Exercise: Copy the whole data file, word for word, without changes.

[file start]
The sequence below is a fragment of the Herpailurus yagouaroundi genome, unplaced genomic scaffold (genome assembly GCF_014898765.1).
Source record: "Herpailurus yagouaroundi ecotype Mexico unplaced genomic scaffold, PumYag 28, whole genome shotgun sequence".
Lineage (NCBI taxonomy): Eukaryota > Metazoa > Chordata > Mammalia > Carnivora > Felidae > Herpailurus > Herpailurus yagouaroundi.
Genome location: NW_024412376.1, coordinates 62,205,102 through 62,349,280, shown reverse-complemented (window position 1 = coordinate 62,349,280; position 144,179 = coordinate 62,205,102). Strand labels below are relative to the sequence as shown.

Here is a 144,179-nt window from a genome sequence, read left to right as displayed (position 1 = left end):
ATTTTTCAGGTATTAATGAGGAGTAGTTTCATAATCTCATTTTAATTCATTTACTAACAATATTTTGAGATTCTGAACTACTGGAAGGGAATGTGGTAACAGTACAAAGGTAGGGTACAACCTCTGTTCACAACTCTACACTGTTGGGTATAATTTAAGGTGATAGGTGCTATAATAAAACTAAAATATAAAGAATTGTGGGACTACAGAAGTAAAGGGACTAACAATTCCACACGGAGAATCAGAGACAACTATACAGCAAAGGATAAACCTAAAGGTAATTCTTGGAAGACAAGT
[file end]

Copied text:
The sequence below is a fragment of the Herpailurus yagouaroundi genome, unplaced genomic scaffold (genome assembly GCF_014898765.1).
Source record: "Herpailurus yagouaroundi ecotype Mexico unplaced genomic scaffold, PumYag 28, whole genome shotgun sequence".
Lineage (NCBI taxonomy): Eukaryota > Metazoa > Chordata > Mammalia > Carnivora > Felidae > Herpailurus > Herpailurus yagouaroundi.
Genome location: NW_024412376.1, coordinates 62,205,102 through 62,349,280, shown reverse-complemented (window position 1 = coordinate 62,349,280; position 144,179 = coordinate 62,205,102). Strand labels below are relative to the sequence as shown.

Here is a 144,179-nt window from a genome sequence, read left to right as displayed (position 1 = left end):
ATTTTTCAGGTATTAATGAGGAGTAGTTTCATAATCTCATTTTAATTCATTTACTAACAATATTTTGAGATTCTGAACTACTGGAAGGGAATGTGGTAACAGTACAAAGGTAGGGTACAACCTCTGTTCACAACTCTACACTGTTGGGTATAATTTAAGGTGATAGGTGCTATAATAAAACTAAAATATAAAGAATTGTGGGACTACAGAAGTAAAGGGACTAACAATTCCACACGGAGAATCAGAGACAACTATACAGCAAAGGATAAACCTAAAGGTAATTCTTGGAAGACAAGT